A small chunk of the credit union-bank deals nationwide — not only Calusa, which Dunedin-based Achieva Credit Union bought for $23.2 million, 1.36 times book value, in 2015 — have taken place on Florida’s Gulf Coast. 

DFCU Financial is behind two of those deals. In early January 2023 it closed on a $94 million deal to buy Tampa-based First Citrus Bank, which had $689 million in assets. That was the largest credit union acquisition of a bank in 2022, according to American Banker.

Then, in late September, DFCU said it planned to acquire Iowa City-based MidWestOne’s Southwest Florida market and its two branches in Fort Myers and Naples. DFCU said it would pay a deposit premium of 7.5%, or about $11.9 million for the portfolio — about $159 million in deposits and $162 million in loans. After closing, expected in 2024, that would give DFCU eight Florida locations. 

Addressing the credit union’s M&A strategy, Goldberg says the challenging economic climate, with high interest rates and compressing margins on banks, means “many institutions will be focusing inward” over the next year or so. That, he says, is “an opportunity for us to be looking outward. A lot of people will be looking to sell or have an exit strategy in the next year or so.”

“We see the challenges in the market,” Goldberg adds, “and we want to know how we could be entrepreneurial, how we can be opportunistic.”

Florida, like it is for many others, in and out of banking, is attractive to credit unions for one core reason: people — many with fat wallets — are moving to the Sunshine State in droves. “Michigan is a moderate growth market, but nothing like Florida,” Goldberg says. “We wanted to find opportunities to grow and serve more members.”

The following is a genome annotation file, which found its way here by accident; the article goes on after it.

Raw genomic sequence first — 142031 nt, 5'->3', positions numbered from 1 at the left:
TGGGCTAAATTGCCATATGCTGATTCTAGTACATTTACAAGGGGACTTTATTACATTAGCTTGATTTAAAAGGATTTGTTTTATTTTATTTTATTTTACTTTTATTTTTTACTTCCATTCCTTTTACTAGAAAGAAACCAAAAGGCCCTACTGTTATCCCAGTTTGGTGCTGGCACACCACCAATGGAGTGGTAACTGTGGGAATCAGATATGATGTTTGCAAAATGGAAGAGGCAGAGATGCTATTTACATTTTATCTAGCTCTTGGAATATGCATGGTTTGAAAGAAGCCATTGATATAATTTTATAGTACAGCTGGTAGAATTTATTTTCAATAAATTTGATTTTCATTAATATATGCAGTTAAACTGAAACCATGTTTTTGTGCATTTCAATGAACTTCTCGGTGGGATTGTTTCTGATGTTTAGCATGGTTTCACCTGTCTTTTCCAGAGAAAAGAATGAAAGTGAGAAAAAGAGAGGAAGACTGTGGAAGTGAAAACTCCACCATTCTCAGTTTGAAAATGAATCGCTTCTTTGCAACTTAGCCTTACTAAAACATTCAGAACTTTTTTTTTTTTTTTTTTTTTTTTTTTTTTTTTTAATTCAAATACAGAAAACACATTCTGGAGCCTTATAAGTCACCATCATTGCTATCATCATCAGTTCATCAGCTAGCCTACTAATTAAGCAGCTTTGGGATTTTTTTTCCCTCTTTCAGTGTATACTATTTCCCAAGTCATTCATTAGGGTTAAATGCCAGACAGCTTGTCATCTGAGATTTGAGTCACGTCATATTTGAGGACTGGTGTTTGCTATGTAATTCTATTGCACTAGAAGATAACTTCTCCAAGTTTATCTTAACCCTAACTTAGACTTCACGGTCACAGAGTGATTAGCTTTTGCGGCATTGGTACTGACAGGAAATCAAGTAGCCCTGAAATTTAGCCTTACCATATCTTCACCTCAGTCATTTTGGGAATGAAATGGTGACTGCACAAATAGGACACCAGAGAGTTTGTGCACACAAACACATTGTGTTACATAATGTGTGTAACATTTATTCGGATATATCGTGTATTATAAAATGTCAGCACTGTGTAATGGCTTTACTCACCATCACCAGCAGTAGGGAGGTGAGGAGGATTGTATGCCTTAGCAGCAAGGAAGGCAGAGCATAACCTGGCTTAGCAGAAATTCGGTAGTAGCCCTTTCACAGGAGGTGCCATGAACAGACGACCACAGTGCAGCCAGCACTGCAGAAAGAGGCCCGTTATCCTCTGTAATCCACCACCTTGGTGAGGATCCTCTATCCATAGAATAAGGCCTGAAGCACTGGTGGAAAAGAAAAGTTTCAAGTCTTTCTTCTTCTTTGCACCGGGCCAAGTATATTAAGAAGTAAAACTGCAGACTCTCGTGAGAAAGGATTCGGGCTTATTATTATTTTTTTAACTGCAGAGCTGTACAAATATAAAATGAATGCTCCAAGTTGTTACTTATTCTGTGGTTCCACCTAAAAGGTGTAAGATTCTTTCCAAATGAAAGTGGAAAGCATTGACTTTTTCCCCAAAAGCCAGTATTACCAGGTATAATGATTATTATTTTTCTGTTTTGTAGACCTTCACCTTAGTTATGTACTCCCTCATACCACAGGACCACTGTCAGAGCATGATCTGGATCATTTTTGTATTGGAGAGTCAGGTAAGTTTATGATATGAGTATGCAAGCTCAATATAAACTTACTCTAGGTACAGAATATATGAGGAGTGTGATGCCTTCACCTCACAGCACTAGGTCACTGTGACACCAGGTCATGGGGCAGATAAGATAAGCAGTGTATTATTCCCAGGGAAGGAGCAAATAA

Not only the traditional credit union members, with car loans and low interest credit cards, says Goldberg, but commercial banking. The First Citrus acquisition especially has provided DFCU a road to commercial lending, Goldberg says, with the bank’s longtime leader, Jack Barrett, remaining with the entity. And DFCU will remain opportunistic on acquisitions. “We still have a desire to fill out on the west coast of Florida,” Goldberg says, adding the Interstate 4 corridor and Oralndo are also long-term targets. 

A Florida State graduate, Goldberg, named president and CEO of DFCU in April 2022, comes to the post, and acquisition strategy, after spending the first 25 years of his financial services career with Regions. Now entrenched on the credit union side, his view on credit unions buying banks is a bit more pragmatic than, say, ICBA or other bank lobbying groups. “The vast majority of deals are still banks buying banks,” Goldberg says. “And while bankers might push back (on credit unions buying banks) it’s a free market out there. Banks aren’t sold. They are bought.”

 

author

Mark Gordon

Mark Gordon is the managing editor of the Business Observer. He has worked for the Business Observer since 2005. He previously worked for newspapers and magazines in upstate New York, suburban Philadelphia and Jacksonville.

Latest News

×

Special Offer: $5 for 2 Months!

Your free article limit has been reached this month.
Subscribe now for unlimited digital access to our award-winning business news.
Join thousands of executives who rely on us for insights spanning Tampa Bay to Naples.